If you are among the millions made redundant by this economy, you will find that idleness chips away at your self-esteem. As unemployment stretches from weeks into months, life essentials start eroding-- your energy, your sense of humor and even your sanity.
Solutions for coping with unemployment are not one-size-fits-all. How can you help resenting a list of tips that make coping with the complexities sound simple?
1. Grieve, but don't throw yourself on the funeral pyre.
When you first get sacked, you are entitled to a few days of watching DVDs in your pajamas, letting your hair get matted and oily, and wallowing in self-pity. If you have pets, they will enjoy wallowing with you. If you have a spouse and children, they will be alarmed, but insist they give you a little grieving period.
2. Get clean and get dressed.
Keep the grieving brief. If it goes on for more than a week, force yourself off the couch and into the shower. Get out of bed at the same time everyday (in the morning!) and get dressed in street clothes, not sweats. You will feel better.
3. Create a daily ritual.
Doesn't matter what your ritual is--you might choose to build a routine around a morning coffee and news reading. You might choose to walk to the corner store everyday and greet your neighbors. Consider starting the day with a few Sun Salutations or a couple of Krispy Kremes. You won't be able to amble around the neighborhood when you're working again, so try to appreciate the interlude.
4. Conduct brief, organized online job searches.
Check your Internet job sites at the same time everyday, perhaps after your Starbucks fix, or maybe sitting at your local Starbucks. Once you have registered for each job-search site and have created automatic searches, you need only check the newly listed positions.
Avoid the self-defeating trap of spending hours cycling through the sites, reminding yourself how many jobs you are unqualified for.
Seventy percent of available jobs are not advertised on the Internet, so keep your time on the Internet in proportion. Get on, get off, and move on.
5. Connect with former colleagues and old friends.
Don't call it networking, call it staying in touch. Networking sounds and feels like using people. Call or email former colleagues and vendors to chat and to keep up with what's going on in your field. If a job lead comes out of it, great, but the real benefit is preventing isolation.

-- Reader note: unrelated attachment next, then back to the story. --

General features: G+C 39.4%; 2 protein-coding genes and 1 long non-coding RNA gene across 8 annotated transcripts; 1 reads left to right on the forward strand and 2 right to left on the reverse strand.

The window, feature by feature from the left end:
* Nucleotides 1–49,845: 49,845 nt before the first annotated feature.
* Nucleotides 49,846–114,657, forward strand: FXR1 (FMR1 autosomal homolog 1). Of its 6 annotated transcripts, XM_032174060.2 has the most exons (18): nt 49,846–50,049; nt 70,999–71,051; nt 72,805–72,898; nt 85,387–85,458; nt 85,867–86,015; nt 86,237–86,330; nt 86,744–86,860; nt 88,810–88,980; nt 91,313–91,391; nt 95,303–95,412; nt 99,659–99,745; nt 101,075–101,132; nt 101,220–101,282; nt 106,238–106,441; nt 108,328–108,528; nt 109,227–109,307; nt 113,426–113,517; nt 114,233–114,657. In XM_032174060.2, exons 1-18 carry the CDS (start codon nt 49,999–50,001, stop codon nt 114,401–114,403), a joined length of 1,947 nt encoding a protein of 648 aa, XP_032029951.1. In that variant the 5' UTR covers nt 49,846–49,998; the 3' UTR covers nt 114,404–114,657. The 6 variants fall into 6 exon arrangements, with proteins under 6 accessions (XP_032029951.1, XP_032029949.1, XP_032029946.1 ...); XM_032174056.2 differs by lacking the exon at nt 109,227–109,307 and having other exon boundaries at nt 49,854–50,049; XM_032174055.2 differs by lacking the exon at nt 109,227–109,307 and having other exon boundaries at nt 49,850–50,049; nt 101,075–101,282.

Contact people with appropriate frequency. Don't stalk.
6. Find a networking buddy.
I didn't say you wouldn't have to network. You have to meet new people in your field-rule number one of job hunting, right? You need to join associations and attend their little mixers. If you are not a natural self promoter, this will suck and may not improve with time.
Find someone to make the rounds with. You probably have former colleagues who would be happy to go on the circuit with you. Endure these events with a buddy and they might become fun or bearable at least.
Some people dread exercise more than professional association mixers. For me, it's a tie. But exercise is like the shower with ten times more power. Exercise offers emotional benefits as well as physical benefits. You don't need to train for a marathon, just exercise more than you are now. Take walks. Create a weight lifting routine you can do at home. Be satisfied with incremental improvements.
8. Don't drink (or eat) excessively.
Drinking can make you forget your financial and self-worth problems for an evening. But ultimately, binge drinking increases depression. You can't create a positive routine nursing a hang-over. Over-eating won't increase your depression, but gaining weight will. You need to fit into your job interview suit.
Do you need to be told the rewards of volunteering? Try something you have always been interested in and never had time. Do something that makes you feel good. Increase your marketable skills. At its most base level, volunteer work gets you out of the house. Watch this ABC news feature about jobless men banding together to build a homeless shelter.
10. Take a class or take up a hobby.
Similar to volunteering, taking a class gives you somewhere to go. You can take a class to increase job skills, but consider taking a subject for its own sake, like art history or Italian cooking.
Pick up the hobby you've been neglecting or find a new hobby. If your hobby is too expensive, find a simpler one, like reading or gardening.
The common thread in all these tips is finding stability and new habits as you look for a new job. Your old routine is gone for good. Build a new, positive routine with whichever of these steps you think will help you.